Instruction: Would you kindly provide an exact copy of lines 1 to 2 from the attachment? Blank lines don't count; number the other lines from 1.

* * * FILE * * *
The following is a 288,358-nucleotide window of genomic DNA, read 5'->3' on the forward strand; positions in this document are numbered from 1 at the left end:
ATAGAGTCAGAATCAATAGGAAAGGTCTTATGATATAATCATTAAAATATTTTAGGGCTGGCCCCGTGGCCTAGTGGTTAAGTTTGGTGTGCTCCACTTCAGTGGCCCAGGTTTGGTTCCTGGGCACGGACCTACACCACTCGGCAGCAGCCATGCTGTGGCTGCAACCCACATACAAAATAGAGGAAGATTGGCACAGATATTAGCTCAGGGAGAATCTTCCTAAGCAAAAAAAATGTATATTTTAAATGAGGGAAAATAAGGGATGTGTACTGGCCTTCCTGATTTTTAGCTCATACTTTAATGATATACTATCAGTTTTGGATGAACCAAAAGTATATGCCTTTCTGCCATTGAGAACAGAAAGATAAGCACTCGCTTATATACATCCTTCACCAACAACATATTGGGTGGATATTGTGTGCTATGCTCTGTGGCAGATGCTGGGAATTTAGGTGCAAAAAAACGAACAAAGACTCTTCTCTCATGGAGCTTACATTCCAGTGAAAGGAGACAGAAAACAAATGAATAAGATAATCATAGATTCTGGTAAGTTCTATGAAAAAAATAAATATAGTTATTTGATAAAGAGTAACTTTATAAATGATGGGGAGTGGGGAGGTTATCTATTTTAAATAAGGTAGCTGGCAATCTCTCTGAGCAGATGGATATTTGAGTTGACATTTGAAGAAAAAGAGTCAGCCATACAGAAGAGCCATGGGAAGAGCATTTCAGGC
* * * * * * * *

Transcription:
The following is a 288,358-nucleotide window of genomic DNA, read 5'->3' on the forward strand; positions in this document are numbered from 1 at the left end:
ATAGAGTCAGAATCAATAGGAAAGGTCTTATGATATAATCATTAAAATATTTTAGGGCTGGCCCCGTGGCCTAGTGGTTAAGTTTGGTGTGCTCCACTTCAGTGGCCCAGGTTTGGTTCCTGGGCACGGACCTACACCACTCGGCAGCAGCCATGCTGTGGCTGCAACCCACATACAAAATAGAGGAAGATTGGCACAGATATTAGCTCAGGGAGAATCTTCCTAAGCAAAAAAAATGTATATTTTAAATGAGGGAAAATAAGGGATGTGTACTGGCCTTCCTGATTTTTAGCTCATACTTTAATGATATACTATCAGTTTTGGATGAACCAAAAGTATATGCCTTTCTGCCATTGAGAACAGAAAGATAAGCACTCGCTTATATACATCCTTCACCAACAACATATTGGGTGGATATTGTGTGCTATGCTCTGTGGCAGATGCTGGGAATTTAGGTGCAAAAAAACGAACAAAGACTCTTCTCTCATGGAGCTTACATTCCAGTGAAAGGAGACAGAAAACAAATGAATAAGATAATCATAGATTCTGGTAAGTTCTATGAAAAAAATAAATATAGTTATTTGATAAAGAGTAACTTTATAAATGATGGGGAGTGGGGAGGTTATCTATTTTAAATAAGGTAGCTGGCAATCTCTCTGAGCAGATGGATATTTGAGTTGACATTTGAAGAAAAAGAGTCAGCCATACAGAAGAGCCATGGGAAGAGCATTTCAGGC